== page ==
Jewish Film Guide
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Incisive film looks at Jewish screenwriter’s role in the challenge that became the making of Citizen Kane


By Jimmy Gillman
May 16, 2012


RKO 281
HBO Films; 1990; 90 minutes; R, for adult themes and situations and strong language; Directed by Benjamin Ross; Starring: Liev Schreiber, John Malkovich, Roy Scheider, James Cromwell, Melanie Griffith, Liam Cunningham, Fiona Shaw and Brenda Blethyn; Screenwriter(s): John Logan

GRADE: B+

Legendary filmmaker Orson Welles battles media mogul William Randolph Hearst, a skeptical Jewish screenwriter, doubting co-workers, and the entrenched Hollywood system to create what would become his most enduring legacy,
Citizen Kane, in this thoroughly absorbing look at the events surrounding the making of the motion picture most critics still agree is the finest ever produced.

Based in part on the PBS documentary,
The Battle Over Citizen Kane, John Logan’s screenplay digs deep into the minds and motivations, the egos and eccentricities of the major players in what became a long-running, contentious affair involving everything from anti-Semitism to yellow journalism to the fundamental protections of free speech.

Once again HBO has come up with a winner—
RKO 281 is a highly intelligent, entertaining exploration of the situation surrounding the movie’s making, and while this re-telling is occasionally melodramatic, it completely captures the passions and politics in play and the important issues at stake.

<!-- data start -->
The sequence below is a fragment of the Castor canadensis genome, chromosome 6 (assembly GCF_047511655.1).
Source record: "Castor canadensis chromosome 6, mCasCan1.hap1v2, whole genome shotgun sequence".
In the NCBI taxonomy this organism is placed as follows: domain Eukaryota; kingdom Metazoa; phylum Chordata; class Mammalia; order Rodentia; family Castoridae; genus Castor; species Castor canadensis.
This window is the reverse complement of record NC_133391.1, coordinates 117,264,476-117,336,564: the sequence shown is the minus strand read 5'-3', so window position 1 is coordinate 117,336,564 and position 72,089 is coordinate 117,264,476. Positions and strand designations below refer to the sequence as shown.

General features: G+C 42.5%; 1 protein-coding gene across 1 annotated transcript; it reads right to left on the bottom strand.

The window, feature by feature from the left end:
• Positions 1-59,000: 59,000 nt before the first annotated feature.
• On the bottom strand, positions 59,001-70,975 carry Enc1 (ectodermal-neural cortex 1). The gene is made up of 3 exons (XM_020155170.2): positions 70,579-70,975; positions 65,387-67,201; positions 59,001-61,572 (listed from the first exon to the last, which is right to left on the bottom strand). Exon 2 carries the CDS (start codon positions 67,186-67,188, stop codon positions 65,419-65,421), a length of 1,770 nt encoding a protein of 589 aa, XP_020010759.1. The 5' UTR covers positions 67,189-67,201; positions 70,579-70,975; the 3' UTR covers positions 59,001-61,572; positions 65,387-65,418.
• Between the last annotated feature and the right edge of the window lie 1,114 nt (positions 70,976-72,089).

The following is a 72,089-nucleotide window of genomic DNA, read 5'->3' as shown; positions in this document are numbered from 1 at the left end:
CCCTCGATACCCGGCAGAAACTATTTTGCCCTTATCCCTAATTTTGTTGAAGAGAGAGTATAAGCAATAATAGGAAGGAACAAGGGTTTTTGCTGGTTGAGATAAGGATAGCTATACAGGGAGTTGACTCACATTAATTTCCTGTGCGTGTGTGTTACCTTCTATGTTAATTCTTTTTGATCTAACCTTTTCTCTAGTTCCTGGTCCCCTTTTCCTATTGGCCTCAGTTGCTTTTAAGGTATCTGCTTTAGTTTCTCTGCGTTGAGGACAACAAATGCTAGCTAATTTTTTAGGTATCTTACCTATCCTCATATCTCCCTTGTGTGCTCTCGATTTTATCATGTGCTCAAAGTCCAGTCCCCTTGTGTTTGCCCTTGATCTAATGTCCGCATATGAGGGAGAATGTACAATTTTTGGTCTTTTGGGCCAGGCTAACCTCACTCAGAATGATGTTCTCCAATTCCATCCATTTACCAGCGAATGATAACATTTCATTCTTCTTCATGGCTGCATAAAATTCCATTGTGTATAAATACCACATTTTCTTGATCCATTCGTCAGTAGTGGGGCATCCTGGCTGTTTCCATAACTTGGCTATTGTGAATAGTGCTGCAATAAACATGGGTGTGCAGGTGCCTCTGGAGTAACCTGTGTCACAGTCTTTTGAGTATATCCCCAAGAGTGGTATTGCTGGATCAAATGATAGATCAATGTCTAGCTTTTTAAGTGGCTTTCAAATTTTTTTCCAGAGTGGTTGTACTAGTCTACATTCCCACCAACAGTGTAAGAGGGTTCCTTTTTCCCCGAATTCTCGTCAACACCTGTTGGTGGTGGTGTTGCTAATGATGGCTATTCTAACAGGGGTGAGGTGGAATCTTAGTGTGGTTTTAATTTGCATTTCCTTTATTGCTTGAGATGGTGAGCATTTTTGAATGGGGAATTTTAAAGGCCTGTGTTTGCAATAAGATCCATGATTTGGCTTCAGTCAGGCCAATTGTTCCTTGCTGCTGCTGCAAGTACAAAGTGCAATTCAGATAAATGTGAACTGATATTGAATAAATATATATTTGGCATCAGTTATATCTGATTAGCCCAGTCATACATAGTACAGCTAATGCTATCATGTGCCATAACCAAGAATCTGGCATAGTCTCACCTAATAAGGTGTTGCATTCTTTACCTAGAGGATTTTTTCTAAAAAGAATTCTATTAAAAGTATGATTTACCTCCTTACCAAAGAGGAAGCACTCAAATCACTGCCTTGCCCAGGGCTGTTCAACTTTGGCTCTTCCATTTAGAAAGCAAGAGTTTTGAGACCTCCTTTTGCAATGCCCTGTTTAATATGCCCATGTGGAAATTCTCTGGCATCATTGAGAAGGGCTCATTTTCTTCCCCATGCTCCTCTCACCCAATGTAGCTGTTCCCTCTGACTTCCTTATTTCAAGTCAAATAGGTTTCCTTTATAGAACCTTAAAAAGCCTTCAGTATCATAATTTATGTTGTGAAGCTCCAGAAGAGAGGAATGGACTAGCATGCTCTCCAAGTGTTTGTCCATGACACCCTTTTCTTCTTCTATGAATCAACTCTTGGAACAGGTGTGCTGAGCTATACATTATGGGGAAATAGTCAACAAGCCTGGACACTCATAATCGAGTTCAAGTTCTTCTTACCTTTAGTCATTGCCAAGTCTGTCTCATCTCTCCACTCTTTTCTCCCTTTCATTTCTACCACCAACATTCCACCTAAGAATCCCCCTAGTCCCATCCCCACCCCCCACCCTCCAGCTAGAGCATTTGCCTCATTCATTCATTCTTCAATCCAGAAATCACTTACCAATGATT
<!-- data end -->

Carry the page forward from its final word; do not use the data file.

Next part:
By now the story of how billionaire Hearst did everything in his considerable power to prevent
Citizen Kane from being made and then destroyed once it was completed is relatively well known. But much of the back-story surrounding noted Jewish screenwriter Herman Mankiewicz’s role in the matter is unclear to many.

Mankiewicz’s story helps to illustrate that, despite the prominence of Jews in the movie making business, there were still large sinkholes of anti-Semitism. So deep were some of these enclaves of anti-Jewish sentiment, even RKO Chief George Schaefer, himself a Jew, was inhibited by them, causing his support for
Citizen Kane to run hot and cold.

Liev Schreiber is positively mesmerizing as Welles, his deep voice and tall stature enabling him to project Welles’ bombast as the “boy genius.” John Malkovich is also well cast as the gifted but alcoholic Mankiewicz, who forms a friendly, though at times combative, relationship with the young director; while James Cromwell as Hearst and Melanie Griffith as his longtime live-in lover, actress Marion Davies, make important contributions of their own.


Benjamin Ross’ direction focuses on the critical aspects of the story without sacrificing the peripheral action, giving
RKO 281 a full-featured flavor indistinguishable from a traditional theatrical release.

The production and art design beautifully evoke the plush glamour of old Hollywood to complete the re-creation, which stands as a testament to the dedication and artistic vision of everyone involved in bringing
Citizen Kane to life.

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